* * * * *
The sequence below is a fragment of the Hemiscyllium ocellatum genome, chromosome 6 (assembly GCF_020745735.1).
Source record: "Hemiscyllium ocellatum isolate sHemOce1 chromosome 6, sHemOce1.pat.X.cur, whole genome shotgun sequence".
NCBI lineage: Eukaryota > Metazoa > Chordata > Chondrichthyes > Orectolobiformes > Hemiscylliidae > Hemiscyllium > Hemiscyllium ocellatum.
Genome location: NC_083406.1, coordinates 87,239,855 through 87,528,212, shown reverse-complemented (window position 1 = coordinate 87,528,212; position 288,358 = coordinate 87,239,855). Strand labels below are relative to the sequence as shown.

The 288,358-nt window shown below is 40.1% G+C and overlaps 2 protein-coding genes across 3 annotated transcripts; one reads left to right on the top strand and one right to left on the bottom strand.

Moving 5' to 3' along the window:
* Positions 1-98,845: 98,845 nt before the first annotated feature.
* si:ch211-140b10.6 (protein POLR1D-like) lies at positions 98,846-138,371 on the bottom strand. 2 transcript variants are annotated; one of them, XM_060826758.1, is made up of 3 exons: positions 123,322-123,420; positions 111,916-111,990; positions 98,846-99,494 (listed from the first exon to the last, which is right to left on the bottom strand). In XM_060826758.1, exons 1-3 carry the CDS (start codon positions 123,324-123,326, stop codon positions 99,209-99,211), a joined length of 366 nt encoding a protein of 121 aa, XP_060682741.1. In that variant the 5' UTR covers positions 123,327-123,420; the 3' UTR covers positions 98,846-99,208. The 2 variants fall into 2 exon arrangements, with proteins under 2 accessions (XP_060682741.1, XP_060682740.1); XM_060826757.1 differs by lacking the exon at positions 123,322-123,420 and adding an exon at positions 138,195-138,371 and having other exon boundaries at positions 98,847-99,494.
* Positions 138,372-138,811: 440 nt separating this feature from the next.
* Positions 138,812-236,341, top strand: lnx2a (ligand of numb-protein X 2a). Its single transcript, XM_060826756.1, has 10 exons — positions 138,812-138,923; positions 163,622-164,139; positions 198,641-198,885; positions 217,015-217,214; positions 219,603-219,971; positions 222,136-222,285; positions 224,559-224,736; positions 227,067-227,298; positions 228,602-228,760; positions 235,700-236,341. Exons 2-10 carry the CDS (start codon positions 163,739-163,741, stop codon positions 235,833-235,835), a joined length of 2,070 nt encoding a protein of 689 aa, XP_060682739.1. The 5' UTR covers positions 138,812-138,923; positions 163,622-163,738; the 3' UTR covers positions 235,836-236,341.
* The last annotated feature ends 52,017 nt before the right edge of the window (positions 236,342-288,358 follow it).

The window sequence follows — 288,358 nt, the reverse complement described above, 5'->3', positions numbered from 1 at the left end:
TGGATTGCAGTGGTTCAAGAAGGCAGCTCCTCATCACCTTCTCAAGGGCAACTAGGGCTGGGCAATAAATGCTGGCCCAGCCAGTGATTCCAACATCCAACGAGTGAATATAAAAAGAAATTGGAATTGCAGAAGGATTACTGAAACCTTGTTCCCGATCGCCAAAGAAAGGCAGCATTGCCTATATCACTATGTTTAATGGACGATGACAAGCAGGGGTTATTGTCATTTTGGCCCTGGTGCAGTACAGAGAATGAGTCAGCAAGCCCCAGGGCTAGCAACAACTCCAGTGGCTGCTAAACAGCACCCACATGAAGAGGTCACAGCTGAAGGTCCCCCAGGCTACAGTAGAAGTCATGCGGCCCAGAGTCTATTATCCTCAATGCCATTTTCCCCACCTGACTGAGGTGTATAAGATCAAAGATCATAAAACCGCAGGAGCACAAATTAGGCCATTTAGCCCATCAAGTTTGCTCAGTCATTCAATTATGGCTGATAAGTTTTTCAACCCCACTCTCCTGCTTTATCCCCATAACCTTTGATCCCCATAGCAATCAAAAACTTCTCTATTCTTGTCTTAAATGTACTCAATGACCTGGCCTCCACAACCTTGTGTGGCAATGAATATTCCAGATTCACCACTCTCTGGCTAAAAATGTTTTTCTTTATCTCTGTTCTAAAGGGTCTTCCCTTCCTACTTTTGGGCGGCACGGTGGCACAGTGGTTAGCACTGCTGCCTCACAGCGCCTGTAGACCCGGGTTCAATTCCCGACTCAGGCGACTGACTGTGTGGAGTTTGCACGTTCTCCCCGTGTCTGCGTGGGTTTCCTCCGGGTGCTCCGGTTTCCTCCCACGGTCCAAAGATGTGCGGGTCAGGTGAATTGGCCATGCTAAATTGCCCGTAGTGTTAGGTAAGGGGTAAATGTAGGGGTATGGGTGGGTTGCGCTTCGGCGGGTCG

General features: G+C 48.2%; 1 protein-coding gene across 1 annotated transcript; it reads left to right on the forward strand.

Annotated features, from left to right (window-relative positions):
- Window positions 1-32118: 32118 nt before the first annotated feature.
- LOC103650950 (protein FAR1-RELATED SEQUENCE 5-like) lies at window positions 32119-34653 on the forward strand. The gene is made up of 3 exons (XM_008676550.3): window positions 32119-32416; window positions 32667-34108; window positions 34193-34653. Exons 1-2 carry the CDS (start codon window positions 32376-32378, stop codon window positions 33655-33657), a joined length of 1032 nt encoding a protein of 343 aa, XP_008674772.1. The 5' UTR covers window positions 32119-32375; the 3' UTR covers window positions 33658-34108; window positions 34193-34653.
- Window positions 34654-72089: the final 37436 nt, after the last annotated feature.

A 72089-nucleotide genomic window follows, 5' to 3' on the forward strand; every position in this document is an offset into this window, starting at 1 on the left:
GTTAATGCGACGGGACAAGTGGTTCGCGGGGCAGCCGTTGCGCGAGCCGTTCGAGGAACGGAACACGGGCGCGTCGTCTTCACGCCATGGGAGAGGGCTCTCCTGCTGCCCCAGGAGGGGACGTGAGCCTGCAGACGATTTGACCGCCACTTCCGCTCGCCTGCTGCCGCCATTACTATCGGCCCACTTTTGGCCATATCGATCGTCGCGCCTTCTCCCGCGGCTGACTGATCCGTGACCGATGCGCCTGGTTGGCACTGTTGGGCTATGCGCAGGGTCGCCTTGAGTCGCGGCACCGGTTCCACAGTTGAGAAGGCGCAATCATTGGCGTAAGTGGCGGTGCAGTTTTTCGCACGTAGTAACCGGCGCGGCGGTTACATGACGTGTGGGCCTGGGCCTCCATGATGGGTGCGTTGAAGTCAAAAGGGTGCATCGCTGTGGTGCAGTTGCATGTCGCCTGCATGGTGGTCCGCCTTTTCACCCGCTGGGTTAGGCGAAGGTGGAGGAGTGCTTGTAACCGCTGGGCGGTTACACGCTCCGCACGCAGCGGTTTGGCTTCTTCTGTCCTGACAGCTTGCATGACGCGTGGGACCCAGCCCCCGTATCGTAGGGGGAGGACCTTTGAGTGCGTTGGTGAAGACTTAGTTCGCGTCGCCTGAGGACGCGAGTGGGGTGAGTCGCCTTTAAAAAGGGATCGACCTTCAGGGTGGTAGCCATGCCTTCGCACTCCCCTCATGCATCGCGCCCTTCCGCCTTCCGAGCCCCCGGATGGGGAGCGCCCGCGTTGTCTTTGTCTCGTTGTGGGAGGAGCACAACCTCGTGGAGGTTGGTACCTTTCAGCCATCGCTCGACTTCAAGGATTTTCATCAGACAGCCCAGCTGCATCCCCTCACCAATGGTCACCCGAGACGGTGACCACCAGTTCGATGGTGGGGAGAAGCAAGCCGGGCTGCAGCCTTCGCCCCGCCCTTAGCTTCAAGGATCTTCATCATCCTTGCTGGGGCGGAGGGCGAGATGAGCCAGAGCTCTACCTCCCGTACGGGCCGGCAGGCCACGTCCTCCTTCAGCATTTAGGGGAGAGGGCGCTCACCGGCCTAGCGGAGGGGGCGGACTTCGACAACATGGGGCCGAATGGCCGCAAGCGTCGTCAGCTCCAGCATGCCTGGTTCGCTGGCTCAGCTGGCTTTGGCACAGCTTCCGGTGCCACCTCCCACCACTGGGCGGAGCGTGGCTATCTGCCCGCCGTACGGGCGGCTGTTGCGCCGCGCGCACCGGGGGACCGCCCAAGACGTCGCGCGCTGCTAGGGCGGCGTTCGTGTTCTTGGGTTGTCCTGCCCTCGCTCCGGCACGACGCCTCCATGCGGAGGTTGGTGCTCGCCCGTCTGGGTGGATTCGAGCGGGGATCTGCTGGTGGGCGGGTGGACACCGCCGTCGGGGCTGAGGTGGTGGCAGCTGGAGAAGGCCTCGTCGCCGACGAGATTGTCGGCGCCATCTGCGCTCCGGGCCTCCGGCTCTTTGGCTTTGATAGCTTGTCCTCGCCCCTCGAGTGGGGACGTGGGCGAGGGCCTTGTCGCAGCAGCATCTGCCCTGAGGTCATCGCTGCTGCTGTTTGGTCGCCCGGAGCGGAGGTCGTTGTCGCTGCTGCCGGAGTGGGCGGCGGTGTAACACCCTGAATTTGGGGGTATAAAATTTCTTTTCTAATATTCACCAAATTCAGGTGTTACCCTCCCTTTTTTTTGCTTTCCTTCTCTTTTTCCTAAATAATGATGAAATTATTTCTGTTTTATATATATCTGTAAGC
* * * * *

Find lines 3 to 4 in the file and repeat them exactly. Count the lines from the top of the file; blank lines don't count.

NCBI lineage: Eukaryota > Metazoa > Chordata > Chondrichthyes > Orectolobiformes > Hemiscylliidae > Hemiscyllium > Hemiscyllium ocellatum.
Genome location: NC_083406.1, coordinates 87,239,855 through 87,528,212, shown reverse-complemented (window position 1 = coordinate 87,528,212; position 288,358 = coordinate 87,239,855). Strand labels below are relative to the sequence as shown.